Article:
This morning, Dr. Joe Schwarcz, Professor of Chemistry from McGill University and popular radio show host released a follow-up to last week’s opinion article and video that was published in the Montreal Gazette on the cardiovascular risks of a keto diet; this one on the known benefits of low-carb keto diets.
Schwarcz begins by fondly reminiscing about going to the circus with his mother when he was about 7 or 8 years old and the memories of the snack that she packed for him of crusty Hungarian bread, slathered with butter and topped with green bell pepper. He said that he’s loved it ever since, but “now we question such snacks. Why? Because of the carbohydrate content of the bread”.
“I’ve been looking into this for quite a while. There is really a plethora of papers and information that floods us about the keto diets; the very low carbohydrate diets”.
To his credit, Dr. Schwarcz acknowledged (possibly as a result of my written response to his article of last week in the Montreal Gazette) that there isn’t just one “keto diet” (singular) but several very low carbohydrate diets (plural) .
“I would have thought that by having all of that fat in the diet that risk levels for certain cardiovascular factors would go up, but really there isn’t really that much alteration in these factors”.
Low-Carb “Keto” Diets and Diabetes
Transitioning from the lack of cardiovascular risks associated with low-carb keto diets, Schwarcz adds;
“When it comes to Diabetes the information is really overwhelming to the benefit of these low carb diets. There are people — Type 2 Diabetes sufferers, who have been able to give up their medication by following a stringent, low carbohydrate diet.“
Schwarcz dismisses anecdotal reports of people’s “brain fog” resolving and possible benefits for cancer, Parkinson’s disease and Alzheimer’s disease as not being scientifically based but is unequivocal about the known benefits;
“What we do know is that weight loss can be very significant on a low carbohydrate diet and as I said — surprisingly, without any significant risk factors.“
“On the other hand, the longest terms studies that I’ve seen which were really properly controlled have only been about six months, and that really isn’t long enough.”
NOTE: In this case, Dr. Schwarcz is referring only to randomized, controlled double blind studies — excluding the data from long term studies of other types.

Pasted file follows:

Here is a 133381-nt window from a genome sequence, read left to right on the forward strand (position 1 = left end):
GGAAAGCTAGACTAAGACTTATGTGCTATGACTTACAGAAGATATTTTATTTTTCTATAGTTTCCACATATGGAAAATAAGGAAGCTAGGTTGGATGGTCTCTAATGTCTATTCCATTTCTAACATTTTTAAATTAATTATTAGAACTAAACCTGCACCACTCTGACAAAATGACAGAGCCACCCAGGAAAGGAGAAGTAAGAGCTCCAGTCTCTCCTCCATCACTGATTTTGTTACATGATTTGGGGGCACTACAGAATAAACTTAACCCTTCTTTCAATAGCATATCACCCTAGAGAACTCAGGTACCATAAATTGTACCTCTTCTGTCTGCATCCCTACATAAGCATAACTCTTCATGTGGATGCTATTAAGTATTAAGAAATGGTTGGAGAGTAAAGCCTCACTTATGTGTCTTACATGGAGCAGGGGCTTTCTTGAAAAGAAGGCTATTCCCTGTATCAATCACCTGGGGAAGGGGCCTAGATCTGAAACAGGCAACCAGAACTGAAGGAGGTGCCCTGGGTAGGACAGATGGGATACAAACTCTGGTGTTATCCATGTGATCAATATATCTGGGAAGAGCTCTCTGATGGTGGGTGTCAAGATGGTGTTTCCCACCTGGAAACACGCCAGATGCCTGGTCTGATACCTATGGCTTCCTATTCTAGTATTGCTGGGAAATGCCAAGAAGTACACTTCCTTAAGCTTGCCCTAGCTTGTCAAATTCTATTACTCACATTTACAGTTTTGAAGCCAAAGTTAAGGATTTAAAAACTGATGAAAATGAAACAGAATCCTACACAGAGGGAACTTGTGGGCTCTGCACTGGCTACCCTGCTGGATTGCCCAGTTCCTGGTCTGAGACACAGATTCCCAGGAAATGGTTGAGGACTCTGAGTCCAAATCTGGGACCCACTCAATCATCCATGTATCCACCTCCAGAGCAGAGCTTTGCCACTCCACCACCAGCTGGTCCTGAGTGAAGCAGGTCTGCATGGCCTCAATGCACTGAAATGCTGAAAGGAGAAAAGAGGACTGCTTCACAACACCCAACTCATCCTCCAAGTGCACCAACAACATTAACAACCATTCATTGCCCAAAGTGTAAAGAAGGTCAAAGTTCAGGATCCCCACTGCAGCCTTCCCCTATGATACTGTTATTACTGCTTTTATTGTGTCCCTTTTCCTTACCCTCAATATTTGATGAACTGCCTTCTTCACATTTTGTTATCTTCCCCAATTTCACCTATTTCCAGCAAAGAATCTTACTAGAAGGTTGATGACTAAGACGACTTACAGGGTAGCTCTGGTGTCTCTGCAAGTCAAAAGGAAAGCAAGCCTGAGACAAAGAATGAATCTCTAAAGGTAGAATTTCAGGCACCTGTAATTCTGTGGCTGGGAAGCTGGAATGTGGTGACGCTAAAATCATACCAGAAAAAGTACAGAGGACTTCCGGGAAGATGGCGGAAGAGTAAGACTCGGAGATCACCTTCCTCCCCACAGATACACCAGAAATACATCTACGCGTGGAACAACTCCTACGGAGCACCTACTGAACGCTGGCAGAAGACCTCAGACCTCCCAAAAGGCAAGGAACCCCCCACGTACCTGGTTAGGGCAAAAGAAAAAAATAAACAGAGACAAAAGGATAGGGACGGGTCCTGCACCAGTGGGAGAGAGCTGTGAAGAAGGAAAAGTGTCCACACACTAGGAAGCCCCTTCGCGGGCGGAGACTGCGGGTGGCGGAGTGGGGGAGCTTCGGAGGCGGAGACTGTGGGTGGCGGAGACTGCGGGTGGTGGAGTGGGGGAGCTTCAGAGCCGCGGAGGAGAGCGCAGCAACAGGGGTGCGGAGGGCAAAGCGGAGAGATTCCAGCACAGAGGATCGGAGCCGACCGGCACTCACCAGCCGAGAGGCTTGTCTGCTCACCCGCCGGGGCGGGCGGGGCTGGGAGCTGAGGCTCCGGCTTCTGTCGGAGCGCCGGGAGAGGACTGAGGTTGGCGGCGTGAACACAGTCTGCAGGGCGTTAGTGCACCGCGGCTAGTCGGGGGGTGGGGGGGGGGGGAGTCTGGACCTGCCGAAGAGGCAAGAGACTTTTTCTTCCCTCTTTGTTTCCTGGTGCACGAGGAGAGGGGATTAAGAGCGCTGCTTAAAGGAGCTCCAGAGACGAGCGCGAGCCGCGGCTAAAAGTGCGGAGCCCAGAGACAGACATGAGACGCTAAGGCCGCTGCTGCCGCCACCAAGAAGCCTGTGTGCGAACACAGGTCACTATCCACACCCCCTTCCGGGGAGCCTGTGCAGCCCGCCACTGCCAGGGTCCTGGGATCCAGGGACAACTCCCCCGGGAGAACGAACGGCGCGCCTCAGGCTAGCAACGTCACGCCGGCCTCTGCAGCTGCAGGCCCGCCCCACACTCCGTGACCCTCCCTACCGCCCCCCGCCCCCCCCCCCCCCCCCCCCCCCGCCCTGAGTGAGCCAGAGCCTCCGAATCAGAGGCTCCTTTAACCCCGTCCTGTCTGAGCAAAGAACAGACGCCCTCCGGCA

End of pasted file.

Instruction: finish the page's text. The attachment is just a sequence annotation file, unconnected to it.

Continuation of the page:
“We also know from dietary studies that after about a year, it doesn’t much matter what diet you’re on when it comes to weight loss — whether it’s low fat, whether it’s low carb, the results tend to be the same as long as you’re cutting out some calories.”
NOTE: While this may be true, what Schwarcz neglects to mention is that the major difference is that in a calorie-restricted low-fat diet, people are deliberately restricting food intake, often feeling hungry — whereas in a low carbohydrate diet, people naturally feel less hungry due to the satiety (hunger-reducing effect of protein and fat) which results in them eating less. In one case people are purposely restricting calories in the the other case, they don't feel as hungry so they naturally eat less.
“However, for people who are afflicted with Diabetes, I think there is no question that the very low carb diets are worth trying.”
Towards the end of the video Dr. Schwarcz reflects on his childhood snack of crusty Hungarian bread, slathered with butter and topped with a quarter of a green bell pepper and admits that he looks askew at this snack.
“I admit that I’ve been eating less bread — I haven’t cut it out because I don’t think I need to do that, but I’m eating less.”
Schwarcz adds that for those who are gravitating towards a low carbohydrate diet, they can opt instead to eat bell pepper with a dollop of hummus with tahini (ground sesame seeds) or raw broccoli dipped in a bit of hummus.
“It tastes good! I think it is possible to cut down on the bread!”
Since Dr. Schwarcz is presumably not Diabetic and has all the nostalgia of memories of the circus as a child, he concludes the video by happily biting into a slice of crusty Hungarian bread that’s been slathered with butter and topped with a quarter of a green bell pepper…for nostalgia reasons, of course!
Bon appetit, Dr. Schwarcz!
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Montreal Gazette, February 15, 2019, Dr. Joe Schwarcz, Known Benefits of Low Carb “Keto” Diets” https://montrealgazette.com/category/opinion